When conservative care and activity modification fail it is important to dig deeper and identify the underlying problem.  Possible causes are neck disc, facet, ligament, nerve, and tendon injury. Treatment is dependent upon the underlying cause.  Conservative care, when appropriate, should always be the first-line treatment.

Surgeons are biased with recommendations that are not always in your best interest.  Loss of curve and neck pain are warning signs that you have a problem that needs attention.  If ignored you risk potentially permanent neck injury, increase in pain, and dependence on NSAID’s, muscle relaxants, or steroids.

If you or a loved one have ongoing pain neck and loss of natural neck curve please schedule a telemedicine consultation.  This can be performed for your home, office, or mountain or beach retreat.  Schedule now and stop the limitations, pain, and suffering.

1.Lippa L, Lippa L, Cacciola F. Loss of cervical lordosis: What is the prognosis?. J Craniovertebr Junction Spine. 2017;8(1):9-14. doi:10.4103/0974-8237.199877

2.McAviney J, Schulz D, Bock R, Harrison DE, Holland B. Determining the relationship between cervical lordosis and neck complaints. J Manipulative Physiol Ther. 2005 Mar-Apr;28(3):187-93. doi: 10.1016/j.jmpt.2005.02.015. PMID: 15855907.

3.Katz EA, Katz SB, Fedorchuk CA, Lightstone DF, Banach CJ, Podoll JD. Increase in cerebral blood flow indicated by increased cerebral arterial area and pixel intensity on brain magnetic resonance angiogram following correction of cervical lordosis. Brain Circ. 2019 Jan-Mar;5(1):19-26. doi: 10.4103/bc.bc_25_18. Epub 2019 Mar 27. PMID: 31001596; PMCID: PMC6458772.

4.Moustafa IM, Diab AAM, Hegazy FA, Harrison DE. Does rehabilitation of cervical lordosis influence sagittal cervical spine flexion extension kinematics in cervical spondylotic radiculopathy subjects? J Back Musculoskelet Rehabil. 2017;30(4):937-941. doi: 10.3233/BMR-150464. PMID: 28372313.

5.Harrison DD, Jackson BL, Troyanovich S, Robertson G, de George D, Barker WF. The efficacy of cervical extension-compression traction combined with diversified manipulation and drop table adjustments in the rehabilitation of cervical lordosis: a pilot study. J Manipulative Physiol Ther. 1994 Sep;17(7):454-64. PMID: 7989879.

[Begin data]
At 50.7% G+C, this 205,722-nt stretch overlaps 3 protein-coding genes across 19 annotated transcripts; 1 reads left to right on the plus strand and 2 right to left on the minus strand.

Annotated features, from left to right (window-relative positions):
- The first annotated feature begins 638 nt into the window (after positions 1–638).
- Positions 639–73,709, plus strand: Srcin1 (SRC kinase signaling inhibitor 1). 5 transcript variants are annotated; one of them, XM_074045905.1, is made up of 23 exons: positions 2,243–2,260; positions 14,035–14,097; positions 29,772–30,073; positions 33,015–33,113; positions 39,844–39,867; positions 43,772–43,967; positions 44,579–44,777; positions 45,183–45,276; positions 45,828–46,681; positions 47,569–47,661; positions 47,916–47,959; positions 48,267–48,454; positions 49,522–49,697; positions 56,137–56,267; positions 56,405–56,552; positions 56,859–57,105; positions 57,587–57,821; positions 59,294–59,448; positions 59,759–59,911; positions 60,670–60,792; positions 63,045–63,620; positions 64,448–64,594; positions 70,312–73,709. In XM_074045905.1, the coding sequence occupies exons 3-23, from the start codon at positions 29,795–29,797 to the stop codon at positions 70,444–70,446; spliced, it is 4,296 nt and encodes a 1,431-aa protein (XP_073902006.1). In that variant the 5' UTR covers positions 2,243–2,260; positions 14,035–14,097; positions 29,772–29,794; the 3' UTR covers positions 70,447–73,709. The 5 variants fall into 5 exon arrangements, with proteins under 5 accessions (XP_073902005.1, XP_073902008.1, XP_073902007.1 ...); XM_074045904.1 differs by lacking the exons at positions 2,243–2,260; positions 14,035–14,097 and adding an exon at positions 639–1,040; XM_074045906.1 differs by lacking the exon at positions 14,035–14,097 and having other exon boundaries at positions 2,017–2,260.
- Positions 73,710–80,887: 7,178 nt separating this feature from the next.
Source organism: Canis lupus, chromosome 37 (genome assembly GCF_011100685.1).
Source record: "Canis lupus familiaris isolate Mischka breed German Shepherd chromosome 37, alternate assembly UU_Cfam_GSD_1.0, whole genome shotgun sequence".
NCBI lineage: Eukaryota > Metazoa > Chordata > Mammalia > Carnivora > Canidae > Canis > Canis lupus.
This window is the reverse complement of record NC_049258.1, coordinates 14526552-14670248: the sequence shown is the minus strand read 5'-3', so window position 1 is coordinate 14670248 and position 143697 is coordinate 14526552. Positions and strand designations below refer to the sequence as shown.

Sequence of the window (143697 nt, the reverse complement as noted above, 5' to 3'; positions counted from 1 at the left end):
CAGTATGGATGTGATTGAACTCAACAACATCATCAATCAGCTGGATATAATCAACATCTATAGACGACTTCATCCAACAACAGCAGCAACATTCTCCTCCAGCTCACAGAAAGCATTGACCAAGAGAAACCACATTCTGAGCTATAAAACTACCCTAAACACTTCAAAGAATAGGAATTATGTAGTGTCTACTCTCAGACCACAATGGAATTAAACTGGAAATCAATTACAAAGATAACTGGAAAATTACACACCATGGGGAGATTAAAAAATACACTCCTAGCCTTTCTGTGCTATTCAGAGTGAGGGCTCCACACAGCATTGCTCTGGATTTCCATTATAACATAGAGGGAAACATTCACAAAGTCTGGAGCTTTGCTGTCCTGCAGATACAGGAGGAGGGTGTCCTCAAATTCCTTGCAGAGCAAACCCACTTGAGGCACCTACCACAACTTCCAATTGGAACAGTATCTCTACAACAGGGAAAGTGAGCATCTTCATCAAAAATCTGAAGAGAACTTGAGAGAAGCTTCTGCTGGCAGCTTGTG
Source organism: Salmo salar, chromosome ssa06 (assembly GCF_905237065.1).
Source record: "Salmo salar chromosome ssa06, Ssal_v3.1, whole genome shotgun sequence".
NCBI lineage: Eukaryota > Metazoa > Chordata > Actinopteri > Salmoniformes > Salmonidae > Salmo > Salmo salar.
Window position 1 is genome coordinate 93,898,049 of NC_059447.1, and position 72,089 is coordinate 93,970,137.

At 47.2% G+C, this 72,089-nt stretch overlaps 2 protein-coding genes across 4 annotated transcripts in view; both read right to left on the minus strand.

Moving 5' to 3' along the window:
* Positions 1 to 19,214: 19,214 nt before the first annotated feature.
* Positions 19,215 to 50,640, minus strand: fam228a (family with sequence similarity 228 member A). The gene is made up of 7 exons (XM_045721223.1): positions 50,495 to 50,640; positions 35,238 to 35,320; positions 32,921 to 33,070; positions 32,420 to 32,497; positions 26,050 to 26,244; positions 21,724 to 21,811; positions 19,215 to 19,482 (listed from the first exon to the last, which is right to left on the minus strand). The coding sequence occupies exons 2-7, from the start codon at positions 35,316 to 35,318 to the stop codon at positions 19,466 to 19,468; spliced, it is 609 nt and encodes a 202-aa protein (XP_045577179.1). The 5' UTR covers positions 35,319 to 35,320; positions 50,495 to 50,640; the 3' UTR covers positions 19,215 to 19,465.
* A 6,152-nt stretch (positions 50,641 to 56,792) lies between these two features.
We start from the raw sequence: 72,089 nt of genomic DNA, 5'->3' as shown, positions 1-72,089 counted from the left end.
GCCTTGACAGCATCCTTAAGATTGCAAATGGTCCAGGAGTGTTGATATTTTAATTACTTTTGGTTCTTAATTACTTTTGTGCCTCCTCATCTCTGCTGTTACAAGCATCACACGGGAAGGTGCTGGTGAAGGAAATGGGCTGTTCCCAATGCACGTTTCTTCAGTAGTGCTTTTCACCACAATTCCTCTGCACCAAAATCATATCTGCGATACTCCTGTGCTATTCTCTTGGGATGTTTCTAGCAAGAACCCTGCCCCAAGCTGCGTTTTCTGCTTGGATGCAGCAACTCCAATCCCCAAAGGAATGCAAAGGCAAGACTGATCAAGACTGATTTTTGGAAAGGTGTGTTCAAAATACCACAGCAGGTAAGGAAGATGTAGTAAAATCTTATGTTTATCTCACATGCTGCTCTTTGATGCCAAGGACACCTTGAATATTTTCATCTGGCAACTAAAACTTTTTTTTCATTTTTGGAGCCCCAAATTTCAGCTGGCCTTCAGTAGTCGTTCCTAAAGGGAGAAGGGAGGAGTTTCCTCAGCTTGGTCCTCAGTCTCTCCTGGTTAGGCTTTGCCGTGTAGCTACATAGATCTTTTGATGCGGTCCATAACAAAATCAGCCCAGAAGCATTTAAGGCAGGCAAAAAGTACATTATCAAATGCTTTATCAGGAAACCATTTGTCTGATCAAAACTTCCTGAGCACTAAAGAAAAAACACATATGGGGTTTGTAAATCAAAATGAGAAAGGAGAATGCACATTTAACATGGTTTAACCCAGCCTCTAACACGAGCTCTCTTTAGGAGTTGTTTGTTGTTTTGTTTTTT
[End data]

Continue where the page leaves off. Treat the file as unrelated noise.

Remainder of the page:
6.Fortner MO, Oakley PA, Harrison DE. Non-surgical improvement of cervical lordosis is possible in advanced spinal osteoarthritis: a CBP® case report. J Phys Ther Sci. 2018;30(1):108-112. doi:10.1589/jpts.30.108

7. Dennis AK, Oakley PA, Weiner MT, et al. Alleviation of neck pain by the non-surgical rehabilitation of a pathologic cervical kyphosis to a normal lordosis: a CBP® case report. Journal of Physical Therapy Science. 2018 Apr;30(4):654-657. DOI: 10.1589/jpts.30.654.

8. Gao K, Zhang J, Lai J, et al. Correlation between cervical lordosis and cervical disc herniation in young patients with neck pain. Medicine (Baltimore). 2019;98(31):e16545. doi:10.1097/MD.0000000000016545.

9. Steilen D, Hauser R, Woldin B, Sawyer S. Chronic neck pain: making the connection between capsular ligament laxity and cervical instability. Open Orthop J. 2014;8:326-345. Published 2014 Oct 1. doi:10.2174/1874325001408010326.

10. Gao, Kun MDa; Zhang, Jiliang MSb; Lai, Jinquan MSb; Liu, Weidong MSa; Lyu, Hanqing MSa; Wu, Yihong MSb; Lin, Zhanpeng MSb; Cao, Yafei MDa,∗ Correlation between cervical lordosis and cervical disc herniation in young patients with neck pain, Medicine: August 2019 – Volume 98 – Issue 31 – p e16545 doi: 10.1097/MD.0000000000016545.

11.Oktenoğlu T, Ozer AF, Ferrara LA, Andalkar N, Sarioğlu AC, Benzel EC. Effects of cervical spine posture on axial load bearing ability: a biomechanical study. J Neurosurg. 2001 Jan;94(1 Suppl):108-14. doi: 10.3171/spi.2001.94.1.0108. PMID: 11147843.